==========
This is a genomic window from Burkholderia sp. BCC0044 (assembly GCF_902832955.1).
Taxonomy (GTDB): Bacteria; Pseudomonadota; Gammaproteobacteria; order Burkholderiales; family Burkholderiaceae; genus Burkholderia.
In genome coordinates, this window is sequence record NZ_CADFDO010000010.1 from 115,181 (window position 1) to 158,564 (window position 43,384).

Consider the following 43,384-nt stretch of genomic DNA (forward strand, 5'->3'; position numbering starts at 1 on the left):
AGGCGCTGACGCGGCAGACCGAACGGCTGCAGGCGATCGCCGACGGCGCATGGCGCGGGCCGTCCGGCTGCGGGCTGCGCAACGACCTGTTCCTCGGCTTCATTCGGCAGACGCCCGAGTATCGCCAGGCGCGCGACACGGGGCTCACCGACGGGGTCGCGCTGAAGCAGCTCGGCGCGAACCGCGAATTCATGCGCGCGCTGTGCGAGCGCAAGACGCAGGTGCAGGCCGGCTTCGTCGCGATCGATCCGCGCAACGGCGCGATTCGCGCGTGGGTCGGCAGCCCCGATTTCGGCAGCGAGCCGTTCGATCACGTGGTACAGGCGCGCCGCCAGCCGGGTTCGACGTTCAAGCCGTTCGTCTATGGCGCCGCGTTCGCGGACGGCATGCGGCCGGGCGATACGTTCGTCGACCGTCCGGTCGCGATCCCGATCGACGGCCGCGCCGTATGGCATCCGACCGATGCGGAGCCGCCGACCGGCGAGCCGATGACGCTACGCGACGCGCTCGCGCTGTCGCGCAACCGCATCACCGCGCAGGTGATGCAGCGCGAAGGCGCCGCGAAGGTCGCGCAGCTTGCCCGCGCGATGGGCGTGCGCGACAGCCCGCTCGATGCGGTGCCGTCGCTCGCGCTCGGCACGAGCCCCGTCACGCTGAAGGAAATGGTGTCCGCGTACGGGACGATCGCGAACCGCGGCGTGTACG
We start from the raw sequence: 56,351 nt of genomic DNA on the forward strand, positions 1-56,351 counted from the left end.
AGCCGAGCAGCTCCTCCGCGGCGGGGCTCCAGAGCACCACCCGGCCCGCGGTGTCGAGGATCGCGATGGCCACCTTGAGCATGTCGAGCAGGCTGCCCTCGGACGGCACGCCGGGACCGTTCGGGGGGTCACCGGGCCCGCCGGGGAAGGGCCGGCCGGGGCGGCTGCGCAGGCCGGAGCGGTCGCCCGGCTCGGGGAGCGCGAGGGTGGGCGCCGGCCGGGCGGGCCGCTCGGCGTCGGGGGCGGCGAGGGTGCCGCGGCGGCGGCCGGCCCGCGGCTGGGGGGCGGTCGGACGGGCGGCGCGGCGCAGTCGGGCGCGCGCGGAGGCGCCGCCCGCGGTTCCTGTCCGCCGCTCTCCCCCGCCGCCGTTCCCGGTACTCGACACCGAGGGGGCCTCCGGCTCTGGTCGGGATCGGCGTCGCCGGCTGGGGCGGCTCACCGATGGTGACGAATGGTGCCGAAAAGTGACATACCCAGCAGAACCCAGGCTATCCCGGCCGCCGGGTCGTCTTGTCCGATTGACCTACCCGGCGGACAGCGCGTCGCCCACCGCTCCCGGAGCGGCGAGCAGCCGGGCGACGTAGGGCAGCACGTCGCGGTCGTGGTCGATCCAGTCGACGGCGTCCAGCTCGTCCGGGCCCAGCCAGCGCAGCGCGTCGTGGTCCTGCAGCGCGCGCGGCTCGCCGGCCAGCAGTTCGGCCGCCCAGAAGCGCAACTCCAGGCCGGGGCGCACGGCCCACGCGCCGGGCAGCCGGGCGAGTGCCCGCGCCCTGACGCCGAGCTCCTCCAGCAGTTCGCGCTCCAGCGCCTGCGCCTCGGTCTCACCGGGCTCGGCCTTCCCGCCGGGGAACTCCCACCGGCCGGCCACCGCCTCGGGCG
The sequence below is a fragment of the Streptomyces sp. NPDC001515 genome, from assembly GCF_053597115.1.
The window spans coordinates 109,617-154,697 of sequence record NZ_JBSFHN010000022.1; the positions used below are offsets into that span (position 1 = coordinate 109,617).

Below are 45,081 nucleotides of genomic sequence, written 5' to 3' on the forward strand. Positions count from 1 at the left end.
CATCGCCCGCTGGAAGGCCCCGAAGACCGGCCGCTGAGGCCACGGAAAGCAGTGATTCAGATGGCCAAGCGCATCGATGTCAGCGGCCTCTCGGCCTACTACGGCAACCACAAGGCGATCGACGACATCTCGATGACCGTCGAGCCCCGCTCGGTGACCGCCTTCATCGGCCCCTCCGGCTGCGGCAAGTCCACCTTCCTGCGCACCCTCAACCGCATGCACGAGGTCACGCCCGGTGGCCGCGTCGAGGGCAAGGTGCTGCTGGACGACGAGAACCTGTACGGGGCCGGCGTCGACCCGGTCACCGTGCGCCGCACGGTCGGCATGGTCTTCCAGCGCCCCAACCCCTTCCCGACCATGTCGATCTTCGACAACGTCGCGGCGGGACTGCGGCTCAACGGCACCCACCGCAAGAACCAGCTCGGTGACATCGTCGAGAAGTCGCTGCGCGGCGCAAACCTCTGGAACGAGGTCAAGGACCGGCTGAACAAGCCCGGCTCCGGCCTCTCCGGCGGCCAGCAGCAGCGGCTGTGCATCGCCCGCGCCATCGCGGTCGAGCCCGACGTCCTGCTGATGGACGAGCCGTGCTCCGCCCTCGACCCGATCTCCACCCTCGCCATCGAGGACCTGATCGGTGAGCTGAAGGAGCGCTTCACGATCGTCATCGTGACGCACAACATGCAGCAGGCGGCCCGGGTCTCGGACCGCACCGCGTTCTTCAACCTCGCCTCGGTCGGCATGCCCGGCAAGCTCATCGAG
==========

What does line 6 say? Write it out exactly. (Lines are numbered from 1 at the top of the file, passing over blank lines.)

We start from the raw sequence: 56,351 nt of genomic DNA on the forward strand, positions 1-56,351 counted from the left end.